Friday, 31 March 2017

Irv Wyner's Rome

Irv Wyner shows a good eye for light and shadow, especially inside the Roman Colosseum, in Roman Legion-Hare (released 1955).

Being the mid-1950s, Wyner’s trees and buildings are more streamlined than you would have found in a Warners cartoon a decade earlier.


  1. While the Jones unit transitioned fairly smoothly into the UPA background and character designs, Friz's unit's efforts were on the clunky side for the first year or so of the changeover. They'd pretty much smoothed those problems out by the time "Roman Legion-Hare" came around.

  2. What bothered me is those Hawley Pratt box-head designs for characters more than the post-Julian backgrounds.
    Jones' flattened characters seemed to fit Ernie Nordli and Maurice Noble's designs, but then Jones seemed to become too preoccupied with design, especially after Mike Maltese left.

    1. The background work in a couple of the pre-shutdown cartoons Friz did with more UPA's designs didn't seem to want to commit to the changes as much as Noble did pre-shutdown for Jones. The post-shutdown work also is less abstract than some the things Nordli was doing, but you're right that the background work in Freling's earliest post-shutdown cartoons is far better than Pratt's design efforts, which gave the characters those giant pill heads (and Friz would finally admit the mistake when he returned to Warners in the early 1980s and finally went back to the original design for Granny).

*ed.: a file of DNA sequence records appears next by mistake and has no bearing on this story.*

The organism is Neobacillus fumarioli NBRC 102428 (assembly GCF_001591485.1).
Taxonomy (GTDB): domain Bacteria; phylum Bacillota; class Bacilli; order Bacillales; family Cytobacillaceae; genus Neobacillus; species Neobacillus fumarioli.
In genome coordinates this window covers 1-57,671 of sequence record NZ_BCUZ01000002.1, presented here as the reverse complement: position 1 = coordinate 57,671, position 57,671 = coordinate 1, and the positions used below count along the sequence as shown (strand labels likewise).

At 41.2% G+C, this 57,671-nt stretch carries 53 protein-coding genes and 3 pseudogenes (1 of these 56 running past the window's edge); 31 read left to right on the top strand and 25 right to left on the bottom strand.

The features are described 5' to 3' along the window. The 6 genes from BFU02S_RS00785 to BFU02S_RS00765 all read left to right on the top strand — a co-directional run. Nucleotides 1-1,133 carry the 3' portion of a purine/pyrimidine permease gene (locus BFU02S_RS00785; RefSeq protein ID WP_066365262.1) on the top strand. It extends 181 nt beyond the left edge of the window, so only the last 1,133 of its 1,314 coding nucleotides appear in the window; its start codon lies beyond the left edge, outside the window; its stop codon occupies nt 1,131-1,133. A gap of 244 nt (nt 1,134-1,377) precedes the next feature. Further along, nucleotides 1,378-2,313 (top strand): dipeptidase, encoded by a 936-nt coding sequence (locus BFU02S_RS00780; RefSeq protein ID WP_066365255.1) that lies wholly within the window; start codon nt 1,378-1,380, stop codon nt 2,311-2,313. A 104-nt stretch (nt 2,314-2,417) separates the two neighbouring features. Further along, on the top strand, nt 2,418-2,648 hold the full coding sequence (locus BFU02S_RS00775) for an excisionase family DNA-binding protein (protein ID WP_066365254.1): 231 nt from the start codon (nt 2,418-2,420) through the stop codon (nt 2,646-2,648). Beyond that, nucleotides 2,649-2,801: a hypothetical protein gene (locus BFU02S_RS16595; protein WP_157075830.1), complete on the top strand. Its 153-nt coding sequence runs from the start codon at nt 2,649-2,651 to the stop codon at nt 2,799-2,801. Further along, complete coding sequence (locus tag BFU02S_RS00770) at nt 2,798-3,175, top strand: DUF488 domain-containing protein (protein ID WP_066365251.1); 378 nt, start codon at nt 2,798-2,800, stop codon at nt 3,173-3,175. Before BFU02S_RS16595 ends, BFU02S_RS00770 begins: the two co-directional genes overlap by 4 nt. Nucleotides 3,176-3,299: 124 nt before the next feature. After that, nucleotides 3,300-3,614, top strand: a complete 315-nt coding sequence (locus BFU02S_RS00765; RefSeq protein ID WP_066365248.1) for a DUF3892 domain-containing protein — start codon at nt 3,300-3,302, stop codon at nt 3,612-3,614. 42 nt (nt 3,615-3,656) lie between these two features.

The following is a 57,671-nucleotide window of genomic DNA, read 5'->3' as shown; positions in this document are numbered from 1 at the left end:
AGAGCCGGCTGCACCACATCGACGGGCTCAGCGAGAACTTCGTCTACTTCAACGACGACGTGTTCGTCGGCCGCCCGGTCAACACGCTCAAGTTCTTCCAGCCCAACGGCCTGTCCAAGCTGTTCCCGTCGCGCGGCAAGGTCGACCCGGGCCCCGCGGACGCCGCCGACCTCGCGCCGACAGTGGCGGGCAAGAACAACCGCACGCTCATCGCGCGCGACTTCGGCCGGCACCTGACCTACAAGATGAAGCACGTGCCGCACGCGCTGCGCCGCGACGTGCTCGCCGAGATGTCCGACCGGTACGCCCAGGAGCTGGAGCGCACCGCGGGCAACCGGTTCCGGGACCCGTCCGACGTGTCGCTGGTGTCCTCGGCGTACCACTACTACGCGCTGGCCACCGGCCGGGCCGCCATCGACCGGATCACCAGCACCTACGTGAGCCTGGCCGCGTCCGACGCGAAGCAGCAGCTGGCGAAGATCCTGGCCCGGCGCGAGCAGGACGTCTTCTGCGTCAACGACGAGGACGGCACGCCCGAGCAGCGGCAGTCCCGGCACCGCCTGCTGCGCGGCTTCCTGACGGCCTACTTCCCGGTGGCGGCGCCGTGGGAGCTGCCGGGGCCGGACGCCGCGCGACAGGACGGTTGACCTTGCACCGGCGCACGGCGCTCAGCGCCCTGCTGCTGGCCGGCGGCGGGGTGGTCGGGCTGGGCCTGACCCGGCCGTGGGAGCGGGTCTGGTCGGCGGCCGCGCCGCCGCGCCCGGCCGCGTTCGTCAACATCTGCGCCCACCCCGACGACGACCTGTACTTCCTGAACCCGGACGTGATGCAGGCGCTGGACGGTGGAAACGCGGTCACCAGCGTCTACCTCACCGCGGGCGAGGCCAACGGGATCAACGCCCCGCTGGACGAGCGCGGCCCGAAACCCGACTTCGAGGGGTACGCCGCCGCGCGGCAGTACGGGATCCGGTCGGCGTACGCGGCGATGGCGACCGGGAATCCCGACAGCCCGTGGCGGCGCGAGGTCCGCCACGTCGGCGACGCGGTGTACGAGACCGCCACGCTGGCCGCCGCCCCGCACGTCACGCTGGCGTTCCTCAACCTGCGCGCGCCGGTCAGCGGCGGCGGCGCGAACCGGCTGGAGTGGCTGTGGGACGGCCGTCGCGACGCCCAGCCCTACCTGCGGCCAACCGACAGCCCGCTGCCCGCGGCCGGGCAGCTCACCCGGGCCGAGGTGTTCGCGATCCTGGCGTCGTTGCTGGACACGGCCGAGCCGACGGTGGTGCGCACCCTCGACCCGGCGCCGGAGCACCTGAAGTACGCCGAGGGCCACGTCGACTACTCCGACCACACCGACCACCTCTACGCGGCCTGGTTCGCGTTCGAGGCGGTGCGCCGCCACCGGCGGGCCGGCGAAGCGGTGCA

Even before Maltese left, Jones' designs in his one-shots like "To Itch His Own" started to become overly cute and showy -- I'd love to see the evolution of the last Jones-Maltese WB cartoon, "The Mouse on 57th Street" which didn't hit the theaters until over two years after Mike had decamped for Hanna-Barbera. The cartoon seems to be about 90 percent Chuck and Maurice Noble and about 10 percent Mike at best.